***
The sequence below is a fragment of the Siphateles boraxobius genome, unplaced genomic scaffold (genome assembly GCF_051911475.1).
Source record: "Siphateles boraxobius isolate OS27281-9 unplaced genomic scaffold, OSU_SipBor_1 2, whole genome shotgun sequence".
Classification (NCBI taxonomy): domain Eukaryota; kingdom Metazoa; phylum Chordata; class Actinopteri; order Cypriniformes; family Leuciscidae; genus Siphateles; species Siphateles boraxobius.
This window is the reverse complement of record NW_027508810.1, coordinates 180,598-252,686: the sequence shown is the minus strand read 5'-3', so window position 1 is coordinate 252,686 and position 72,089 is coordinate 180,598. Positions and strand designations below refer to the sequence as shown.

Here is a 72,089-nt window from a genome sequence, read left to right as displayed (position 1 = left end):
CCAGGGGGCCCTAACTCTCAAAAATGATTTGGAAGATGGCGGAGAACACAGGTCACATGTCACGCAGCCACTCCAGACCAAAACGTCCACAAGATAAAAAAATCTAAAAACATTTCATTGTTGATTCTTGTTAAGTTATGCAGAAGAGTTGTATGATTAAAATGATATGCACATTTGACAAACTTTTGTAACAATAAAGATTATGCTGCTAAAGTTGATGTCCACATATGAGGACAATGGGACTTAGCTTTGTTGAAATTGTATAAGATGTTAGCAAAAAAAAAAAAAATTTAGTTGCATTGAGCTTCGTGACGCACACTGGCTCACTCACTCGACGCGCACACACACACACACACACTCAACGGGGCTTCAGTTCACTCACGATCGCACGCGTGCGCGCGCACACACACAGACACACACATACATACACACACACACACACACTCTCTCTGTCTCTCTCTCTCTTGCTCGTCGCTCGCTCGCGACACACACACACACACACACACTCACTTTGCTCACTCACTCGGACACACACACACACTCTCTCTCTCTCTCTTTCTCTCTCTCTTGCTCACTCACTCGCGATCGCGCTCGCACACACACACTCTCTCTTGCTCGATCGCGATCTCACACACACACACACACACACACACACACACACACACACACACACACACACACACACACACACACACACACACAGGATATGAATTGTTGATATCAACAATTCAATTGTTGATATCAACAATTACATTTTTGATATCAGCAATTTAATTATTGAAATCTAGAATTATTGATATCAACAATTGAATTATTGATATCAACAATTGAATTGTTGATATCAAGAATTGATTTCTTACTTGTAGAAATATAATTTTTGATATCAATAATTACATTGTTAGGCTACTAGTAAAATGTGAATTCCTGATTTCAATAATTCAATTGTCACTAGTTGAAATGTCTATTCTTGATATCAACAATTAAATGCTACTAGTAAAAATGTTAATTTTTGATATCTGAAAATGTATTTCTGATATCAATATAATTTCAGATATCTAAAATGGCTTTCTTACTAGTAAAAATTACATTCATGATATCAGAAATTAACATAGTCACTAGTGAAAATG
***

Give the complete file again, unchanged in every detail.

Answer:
The sequence below is a fragment of the Siphateles boraxobius genome, unplaced genomic scaffold (genome assembly GCF_051911475.1).
Source record: "Siphateles boraxobius isolate OS27281-9 unplaced genomic scaffold, OSU_SipBor_1 2, whole genome shotgun sequence".
Classification (NCBI taxonomy): domain Eukaryota; kingdom Metazoa; phylum Chordata; class Actinopteri; order Cypriniformes; family Leuciscidae; genus Siphateles; species Siphateles boraxobius.
This window is the reverse complement of record NW_027508810.1, coordinates 180,598-252,686: the sequence shown is the minus strand read 5'-3', so window position 1 is coordinate 252,686 and position 72,089 is coordinate 180,598. Positions and strand designations below refer to the sequence as shown.

Here is a 72,089-nt window from a genome sequence, read left to right as displayed (position 1 = left end):
CCAGGGGGCCCTAACTCTCAAAAATGATTTGGAAGATGGCGGAGAACACAGGTCACATGTCACGCAGCCACTCCAGACCAAAACGTCCACAAGATAAAAAAATCTAAAAACATTTCATTGTTGATTCTTGTTAAGTTATGCAGAAGAGTTGTATGATTAAAATGATATGCACATTTGACAAACTTTTGTAACAATAAAGATTATGCTGCTAAAGTTGATGTCCACATATGAGGACAATGGGACTTAGCTTTGTTGAAATTGTATAAGATGTTAGCAAAAAAAAAAAAAATTTAGTTGCATTGAGCTTCGTGACGCACACTGGCTCACTCACTCGACGCGCACACACACACACACACACTCAACGGGGCTTCAGTTCACTCACGATCGCACGCGTGCGCGCGCACACACACAGACACACACATACATACACACACACACACACACTCTCTCTGTCTCTCTCTCTCTTGCTCGTCGCTCGCTCGCGACACACACACACACACACACACTCACTTTGCTCACTCACTCGGACACACACACACACTCTCTCTCTCTCTCTTTCTCTCTCTCTTGCTCACTCACTCGCGATCGCGCTCGCACACACACACTCTCTCTTGCTCGATCGCGATCTCACACACACACACACACACACACACACACACACACACACACACACACACACACACACACACACACACACACACAGGATATGAATTGTTGATATCAACAATTCAATTGTTGATATCAACAATTACATTTTTGATATCAGCAATTTAATTATTGAAATCTAGAATTATTGATATCAACAATTGAATTATTGATATCAACAATTGAATTGTTGATATCAAGAATTGATTTCTTACTTGTAGAAATATAATTTTTGATATCAATAATTACATTGTTAGGCTACTAGTAAAATGTGAATTCCTGATTTCAATAATTCAATTGTCACTAGTTGAAATGTCTATTCTTGATATCAACAATTAAATGCTACTAGTAAAAATGTTAATTTTTGATATCTGAAAATGTATTTCTGATATCAATATAATTTCAGATATCTAAAATGGCTTTCTTACTAGTAAAAATTACATTCATGATATCAGAAATTAACATAGTCACTAGTGAAAATG